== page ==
I feel SO old when I say this, but the “kids these days” have a phrase: FOMO, or Fear Of Missing Out. It’s a very real fear for all of us, not just the teenage contingent. It’s why we’re all glued to our phones all the time, trying to connect, trying to be involved, trying to be there, trying to be anywhere but where we are right now. When you work on a boat or a ship for weeks or months at a time, you miss half the year at home. You miss weddings, funerals, holidays, birthdays, new babies. I used to agonize over missing it all. But lately I’ve tried to take my own oft-administered advice, and remember that I chose to be here, that this is where I belong. What someone is experiencing on land today is not what I am experiencing on the water. Their life is not mine, no matter how much I love them, no matter that I would prefer to be by their side for all of it.
Last week I missed Russian Easter, a wonderful holiday that I’ve highlighted here before – I had a few lucky years where I was always around, but this is the second year in a row that I couldn’t be at home for the festivities because I was on this boat.
This past weekend I missed Opening Day in Seattle, the beginning of the summer boating season and a day filled with rowing regattas, boat parades, shenanigans and daydrinking with some of my best friends.
And of course, yesterday was Mother’s Day; flowers and phone calls replaced time spent with mom, and she knows that’s as good as it is going to get sometimes. When I miss special days, the only thing I can do is make up for it with a special day when I do come home, regardless of the date or whether the holiday has already passed. It doesn’t make me as sad as it used to, a fact that makes me a bit uneasy because I feel like I’ve become desensitized to the importance of those special occasions, but I have to cope somehow or I would be miserable all the time.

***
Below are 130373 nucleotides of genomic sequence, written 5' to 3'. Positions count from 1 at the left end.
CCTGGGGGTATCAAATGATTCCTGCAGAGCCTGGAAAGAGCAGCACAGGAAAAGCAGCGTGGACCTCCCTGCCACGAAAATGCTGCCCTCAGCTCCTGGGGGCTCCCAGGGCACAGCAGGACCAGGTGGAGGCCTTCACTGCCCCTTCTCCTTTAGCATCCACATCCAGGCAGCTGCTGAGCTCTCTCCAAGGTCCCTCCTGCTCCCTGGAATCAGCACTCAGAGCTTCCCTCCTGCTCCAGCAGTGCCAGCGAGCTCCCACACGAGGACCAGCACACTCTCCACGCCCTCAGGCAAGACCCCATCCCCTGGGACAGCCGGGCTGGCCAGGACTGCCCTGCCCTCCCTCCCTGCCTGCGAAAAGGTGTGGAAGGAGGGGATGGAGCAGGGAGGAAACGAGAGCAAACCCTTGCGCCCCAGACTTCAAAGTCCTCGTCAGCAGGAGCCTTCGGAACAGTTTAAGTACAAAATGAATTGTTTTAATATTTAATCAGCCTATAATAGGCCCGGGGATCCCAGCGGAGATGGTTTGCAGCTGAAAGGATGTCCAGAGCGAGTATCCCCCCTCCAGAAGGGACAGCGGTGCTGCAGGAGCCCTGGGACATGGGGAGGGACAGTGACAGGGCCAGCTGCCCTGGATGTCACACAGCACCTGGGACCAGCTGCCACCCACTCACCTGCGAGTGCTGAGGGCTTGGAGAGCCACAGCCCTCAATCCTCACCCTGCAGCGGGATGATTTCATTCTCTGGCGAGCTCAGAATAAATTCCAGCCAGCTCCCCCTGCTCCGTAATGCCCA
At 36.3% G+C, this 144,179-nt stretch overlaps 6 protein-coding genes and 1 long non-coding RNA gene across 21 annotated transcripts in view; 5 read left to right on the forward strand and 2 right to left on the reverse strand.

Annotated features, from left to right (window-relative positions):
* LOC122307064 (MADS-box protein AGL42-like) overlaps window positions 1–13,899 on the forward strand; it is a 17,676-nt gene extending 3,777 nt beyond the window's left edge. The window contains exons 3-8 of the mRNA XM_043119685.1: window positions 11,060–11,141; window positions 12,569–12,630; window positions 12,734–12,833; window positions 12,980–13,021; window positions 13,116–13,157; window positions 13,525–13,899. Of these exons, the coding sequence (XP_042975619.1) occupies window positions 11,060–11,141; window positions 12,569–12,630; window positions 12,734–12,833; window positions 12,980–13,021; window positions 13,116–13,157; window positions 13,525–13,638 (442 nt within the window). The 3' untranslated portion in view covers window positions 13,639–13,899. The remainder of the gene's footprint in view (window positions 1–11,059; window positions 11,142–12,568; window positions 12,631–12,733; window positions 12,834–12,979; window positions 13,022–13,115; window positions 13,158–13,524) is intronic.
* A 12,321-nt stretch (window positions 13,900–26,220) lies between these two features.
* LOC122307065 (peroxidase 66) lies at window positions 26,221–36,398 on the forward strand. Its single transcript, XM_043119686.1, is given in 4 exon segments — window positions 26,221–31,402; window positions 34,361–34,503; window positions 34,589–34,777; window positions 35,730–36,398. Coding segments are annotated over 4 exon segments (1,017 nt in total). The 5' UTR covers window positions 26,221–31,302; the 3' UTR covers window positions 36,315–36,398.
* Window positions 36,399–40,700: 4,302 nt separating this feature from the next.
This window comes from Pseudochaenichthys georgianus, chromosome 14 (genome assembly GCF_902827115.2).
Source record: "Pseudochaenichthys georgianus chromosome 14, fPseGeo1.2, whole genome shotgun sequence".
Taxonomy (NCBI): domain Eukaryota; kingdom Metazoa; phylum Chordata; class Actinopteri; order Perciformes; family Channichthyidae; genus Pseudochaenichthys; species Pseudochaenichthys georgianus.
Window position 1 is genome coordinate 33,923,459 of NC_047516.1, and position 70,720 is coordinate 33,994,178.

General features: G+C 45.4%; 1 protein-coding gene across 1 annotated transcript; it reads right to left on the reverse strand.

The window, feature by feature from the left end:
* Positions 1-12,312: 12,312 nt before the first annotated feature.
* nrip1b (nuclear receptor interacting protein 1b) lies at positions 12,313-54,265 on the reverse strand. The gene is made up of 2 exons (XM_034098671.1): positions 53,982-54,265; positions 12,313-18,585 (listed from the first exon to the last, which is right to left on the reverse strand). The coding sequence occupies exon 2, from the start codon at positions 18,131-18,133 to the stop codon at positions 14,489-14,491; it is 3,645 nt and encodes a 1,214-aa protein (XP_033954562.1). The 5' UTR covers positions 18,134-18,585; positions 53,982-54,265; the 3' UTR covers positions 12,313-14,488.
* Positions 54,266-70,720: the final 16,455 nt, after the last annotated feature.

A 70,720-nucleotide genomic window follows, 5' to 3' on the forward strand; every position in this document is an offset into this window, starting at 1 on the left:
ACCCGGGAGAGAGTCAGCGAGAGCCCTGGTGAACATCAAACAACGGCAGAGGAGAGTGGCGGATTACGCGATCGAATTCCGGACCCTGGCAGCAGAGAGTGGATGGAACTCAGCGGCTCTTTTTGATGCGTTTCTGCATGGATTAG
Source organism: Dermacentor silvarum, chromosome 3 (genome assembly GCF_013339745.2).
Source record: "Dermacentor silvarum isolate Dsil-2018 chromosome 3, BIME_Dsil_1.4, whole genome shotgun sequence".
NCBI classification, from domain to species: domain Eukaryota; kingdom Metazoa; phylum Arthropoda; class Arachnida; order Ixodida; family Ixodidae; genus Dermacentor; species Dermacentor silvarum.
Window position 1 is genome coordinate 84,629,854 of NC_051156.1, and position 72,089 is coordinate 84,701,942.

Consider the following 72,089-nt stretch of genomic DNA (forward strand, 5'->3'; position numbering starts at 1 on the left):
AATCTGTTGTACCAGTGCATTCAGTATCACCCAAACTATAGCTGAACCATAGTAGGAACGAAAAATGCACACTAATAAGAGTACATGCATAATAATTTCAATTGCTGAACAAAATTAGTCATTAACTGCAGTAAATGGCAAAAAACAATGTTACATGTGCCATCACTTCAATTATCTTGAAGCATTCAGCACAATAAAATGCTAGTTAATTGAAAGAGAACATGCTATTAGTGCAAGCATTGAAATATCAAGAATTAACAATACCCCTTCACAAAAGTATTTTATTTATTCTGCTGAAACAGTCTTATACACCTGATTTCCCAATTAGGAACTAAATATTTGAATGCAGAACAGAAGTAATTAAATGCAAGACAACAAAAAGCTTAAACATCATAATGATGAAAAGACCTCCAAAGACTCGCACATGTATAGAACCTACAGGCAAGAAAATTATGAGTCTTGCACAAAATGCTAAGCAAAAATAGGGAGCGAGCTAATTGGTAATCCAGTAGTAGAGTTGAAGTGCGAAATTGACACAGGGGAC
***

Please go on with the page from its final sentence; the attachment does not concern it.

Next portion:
Sometimes, moments of beauty come along that show me why there is nothing wrong with belonging here, now, instead of on land. Yesterday morning at half past midnight, we were anchored with our barge in Port Valdez when waves of northern lights began to flow across the perfectly clear, moonless, starry sky. I recently bought a new camera and had it shipped to me at work – an Olympus OM-D with a beautiful lens – in anticipation of occasions such as this one, and it arrived just in time. With a wide aperture and an exposure length reasonable enough to allow me to take pictures at night without a tripod, I pointed my camera at the sky and started shooting the lights. The result was unbelievable. I was whooping for joy with every shot, gasping for air, in total shock and awe. I couldn’t believe what was happening; the beauty was too glorious for me to fathom. What amazed me was how my lens was able to capture and distill more light and color than I could see with my naked eye. I could see the lights moving, shimmering, but it seems my brain couldn’t process the intensity fast enough.
Before going to bed at the end of my watch, I sent the photos to my mother, with love and good wishes for Mother’s Day. When I spoke to her last night she told me the photos had set a glowing mood for the rest of her day. This is enough to make me happy to have been in Alaska yesterday, instead of at home. I don’t always feel this way, but this time – it’s enough.